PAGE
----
Interoperability done right will hold out a hand to the waiting public and guide them into the world of blockchain. It shows off all of the technological attributes they can use in the future.
Overruling the scarcity effect
This is the opposite of what is termed the scarcity effect often used in the marketing of traditional art collections. Making something scarce isn’t necessarily encouraging mass appeal. Scarcity may arouse interest in those who value luxury first. However, by distributing the punk to the wider community you have the chance to reach the masses.
In such a new industry with new technology, new languages and new entrants, scarcity may be the wrong approach altogether. It is more appealing if the technology can help us to escape from our traditional notions of exclusive, luxury, unaffordable brands to a more equal access society where values of fairness, accessibility, and attainability make it open for all.
Developing a fully interoperable future with all of the speed, security, and user-friendliness needed will be difficult to implement as each blockchain is unique. However, the more blockchain projects, like Unique Network, work to demonstrate the value of transferring data between networks, the more cross-industry collaboration in the creation of valuable new products in the future.
Moral rebellion with an inclusive Cryptopunk NFT
Jumping into the world of NFTs for the first time is both daunting and overwhelming. Firstly, there are thousands of NFT projects vying for your attention.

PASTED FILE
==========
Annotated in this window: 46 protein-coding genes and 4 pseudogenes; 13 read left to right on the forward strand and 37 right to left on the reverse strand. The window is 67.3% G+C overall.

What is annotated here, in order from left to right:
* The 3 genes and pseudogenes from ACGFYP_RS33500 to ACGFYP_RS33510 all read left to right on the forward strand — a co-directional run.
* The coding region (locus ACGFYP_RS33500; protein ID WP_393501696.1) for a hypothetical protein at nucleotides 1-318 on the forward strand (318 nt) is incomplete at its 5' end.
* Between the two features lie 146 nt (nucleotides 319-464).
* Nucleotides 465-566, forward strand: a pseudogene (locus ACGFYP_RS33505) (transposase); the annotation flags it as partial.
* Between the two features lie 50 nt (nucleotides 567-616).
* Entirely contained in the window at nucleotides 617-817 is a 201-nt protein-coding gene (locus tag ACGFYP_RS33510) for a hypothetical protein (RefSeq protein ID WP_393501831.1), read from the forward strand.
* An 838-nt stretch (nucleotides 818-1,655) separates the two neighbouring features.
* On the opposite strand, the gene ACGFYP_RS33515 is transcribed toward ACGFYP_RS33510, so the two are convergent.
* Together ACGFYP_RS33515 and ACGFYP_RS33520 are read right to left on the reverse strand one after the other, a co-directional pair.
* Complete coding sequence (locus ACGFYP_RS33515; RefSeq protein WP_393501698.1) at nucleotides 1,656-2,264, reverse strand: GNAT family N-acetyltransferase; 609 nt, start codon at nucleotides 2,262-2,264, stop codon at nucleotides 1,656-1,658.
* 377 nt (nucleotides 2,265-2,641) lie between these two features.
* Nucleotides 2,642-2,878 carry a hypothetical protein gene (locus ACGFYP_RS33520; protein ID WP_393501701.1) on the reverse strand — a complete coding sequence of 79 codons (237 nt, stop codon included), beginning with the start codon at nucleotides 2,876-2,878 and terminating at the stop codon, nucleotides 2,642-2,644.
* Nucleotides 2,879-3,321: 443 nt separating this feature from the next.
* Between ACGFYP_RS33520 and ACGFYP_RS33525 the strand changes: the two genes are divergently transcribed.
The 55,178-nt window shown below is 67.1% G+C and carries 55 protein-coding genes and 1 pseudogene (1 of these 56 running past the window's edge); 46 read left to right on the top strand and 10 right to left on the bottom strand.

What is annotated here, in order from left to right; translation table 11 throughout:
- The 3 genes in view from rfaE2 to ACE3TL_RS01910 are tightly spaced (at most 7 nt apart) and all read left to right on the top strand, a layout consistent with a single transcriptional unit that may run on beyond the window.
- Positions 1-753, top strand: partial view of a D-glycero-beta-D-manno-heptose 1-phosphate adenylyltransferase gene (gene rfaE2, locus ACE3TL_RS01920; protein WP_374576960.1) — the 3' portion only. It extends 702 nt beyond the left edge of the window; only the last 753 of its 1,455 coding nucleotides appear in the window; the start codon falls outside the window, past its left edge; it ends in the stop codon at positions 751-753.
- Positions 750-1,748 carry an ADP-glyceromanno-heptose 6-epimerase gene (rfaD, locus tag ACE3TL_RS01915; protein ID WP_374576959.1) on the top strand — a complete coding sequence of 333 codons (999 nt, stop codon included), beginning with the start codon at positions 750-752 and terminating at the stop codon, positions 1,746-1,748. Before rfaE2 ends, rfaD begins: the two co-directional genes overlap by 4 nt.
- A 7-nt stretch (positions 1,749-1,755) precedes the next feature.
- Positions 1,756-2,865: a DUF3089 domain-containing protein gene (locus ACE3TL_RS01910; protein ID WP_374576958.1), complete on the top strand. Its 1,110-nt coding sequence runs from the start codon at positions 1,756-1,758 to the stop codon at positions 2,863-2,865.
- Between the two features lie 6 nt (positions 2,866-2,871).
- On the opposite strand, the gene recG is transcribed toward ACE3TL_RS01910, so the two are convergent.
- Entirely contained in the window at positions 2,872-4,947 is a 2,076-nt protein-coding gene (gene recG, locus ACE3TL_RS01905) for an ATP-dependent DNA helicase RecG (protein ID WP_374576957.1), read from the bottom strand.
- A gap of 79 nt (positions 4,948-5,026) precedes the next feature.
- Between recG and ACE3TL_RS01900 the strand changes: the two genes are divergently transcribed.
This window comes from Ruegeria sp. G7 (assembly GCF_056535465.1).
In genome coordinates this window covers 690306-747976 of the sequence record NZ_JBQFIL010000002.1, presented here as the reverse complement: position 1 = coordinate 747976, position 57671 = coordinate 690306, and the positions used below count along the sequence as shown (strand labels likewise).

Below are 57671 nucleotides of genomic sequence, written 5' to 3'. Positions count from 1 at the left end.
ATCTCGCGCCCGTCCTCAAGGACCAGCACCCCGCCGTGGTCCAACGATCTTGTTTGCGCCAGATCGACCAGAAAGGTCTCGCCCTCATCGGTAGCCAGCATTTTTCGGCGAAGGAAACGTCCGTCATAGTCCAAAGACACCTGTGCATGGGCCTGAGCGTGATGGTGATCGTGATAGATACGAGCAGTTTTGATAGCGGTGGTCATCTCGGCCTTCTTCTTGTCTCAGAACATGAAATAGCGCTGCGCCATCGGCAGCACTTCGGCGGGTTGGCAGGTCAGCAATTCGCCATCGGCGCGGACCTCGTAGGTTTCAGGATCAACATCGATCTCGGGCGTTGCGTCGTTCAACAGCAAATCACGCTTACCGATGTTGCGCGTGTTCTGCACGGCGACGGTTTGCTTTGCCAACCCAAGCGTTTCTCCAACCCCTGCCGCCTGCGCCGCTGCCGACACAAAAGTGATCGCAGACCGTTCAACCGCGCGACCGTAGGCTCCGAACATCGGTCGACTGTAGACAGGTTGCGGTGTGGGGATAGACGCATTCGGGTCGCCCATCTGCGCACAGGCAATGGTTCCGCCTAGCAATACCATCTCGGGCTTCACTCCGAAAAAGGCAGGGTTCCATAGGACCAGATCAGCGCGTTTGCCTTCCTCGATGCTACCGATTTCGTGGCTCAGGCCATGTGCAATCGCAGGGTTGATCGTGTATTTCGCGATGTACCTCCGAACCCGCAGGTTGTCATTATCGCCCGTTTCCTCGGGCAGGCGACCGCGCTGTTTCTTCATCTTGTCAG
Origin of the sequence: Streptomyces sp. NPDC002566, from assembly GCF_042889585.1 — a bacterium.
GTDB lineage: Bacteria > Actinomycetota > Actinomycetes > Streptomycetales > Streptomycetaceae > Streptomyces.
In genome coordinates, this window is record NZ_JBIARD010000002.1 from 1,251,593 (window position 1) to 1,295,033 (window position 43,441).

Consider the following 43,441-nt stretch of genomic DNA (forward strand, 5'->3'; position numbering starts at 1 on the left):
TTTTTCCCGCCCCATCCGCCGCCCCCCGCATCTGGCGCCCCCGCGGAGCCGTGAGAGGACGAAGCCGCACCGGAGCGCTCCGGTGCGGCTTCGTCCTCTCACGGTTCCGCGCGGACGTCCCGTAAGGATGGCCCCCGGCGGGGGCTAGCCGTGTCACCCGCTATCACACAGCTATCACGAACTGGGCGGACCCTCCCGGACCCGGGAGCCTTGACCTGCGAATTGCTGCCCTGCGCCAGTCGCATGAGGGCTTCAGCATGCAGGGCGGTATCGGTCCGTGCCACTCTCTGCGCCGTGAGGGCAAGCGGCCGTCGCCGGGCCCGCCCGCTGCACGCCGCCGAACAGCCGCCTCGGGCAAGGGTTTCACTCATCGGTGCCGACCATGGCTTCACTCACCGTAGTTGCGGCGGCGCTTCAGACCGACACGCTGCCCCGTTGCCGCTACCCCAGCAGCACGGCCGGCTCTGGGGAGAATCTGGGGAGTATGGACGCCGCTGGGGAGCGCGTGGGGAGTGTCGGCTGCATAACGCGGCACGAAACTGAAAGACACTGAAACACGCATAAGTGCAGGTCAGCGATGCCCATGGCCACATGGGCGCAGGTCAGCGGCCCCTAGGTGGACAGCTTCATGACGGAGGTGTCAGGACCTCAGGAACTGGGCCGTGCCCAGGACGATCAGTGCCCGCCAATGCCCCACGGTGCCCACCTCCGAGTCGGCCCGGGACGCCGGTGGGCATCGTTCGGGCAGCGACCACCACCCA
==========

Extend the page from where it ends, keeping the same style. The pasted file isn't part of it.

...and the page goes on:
Each project has unique attributes, each project wants you to become an active community member and each project is dismissive of the others. Secondly, there are certain NFT collections that have become emblematic, status icons. Celebrities have begun using their NFTs to demonstrate allegiance to communities.
However, isn’t decentralized finance supposed to be about moving away from this centralized idea of power? Decision-making and ownership are more broadly defined by all community members, rather than a handful of players.
Using a torn-up Cryptopunk to highlight this distribution of innovation is one way to get the crowd to think differently. As the use cases of NFTs expand, the technology will need more users and increased access. All doors should remain firmly open to participation as projects, like Unique Network and others, push the limits of this new technology.
In order for the future of NFTs to flourish, a concerted effort to work together, bridge communities and alleviate any accessibility pains is required. At NFT.NYC, there were many ticketed events and NFT holder-only sideshows.
In addition to education, product design, and security, there is a need for openness and sharing if Web3 is going to succeed in its ambitions. Only together can the future of NFT technology flourish. To quote one of the greatest punk icons once again –
“I imagined myself as Frida to Diego, both muse and maker. I dreamed of meeting an artist to love and support and work with side by side.” Patti smith, Just Kids
Lisa Gibbons is the Editorial Director at Grit Daily.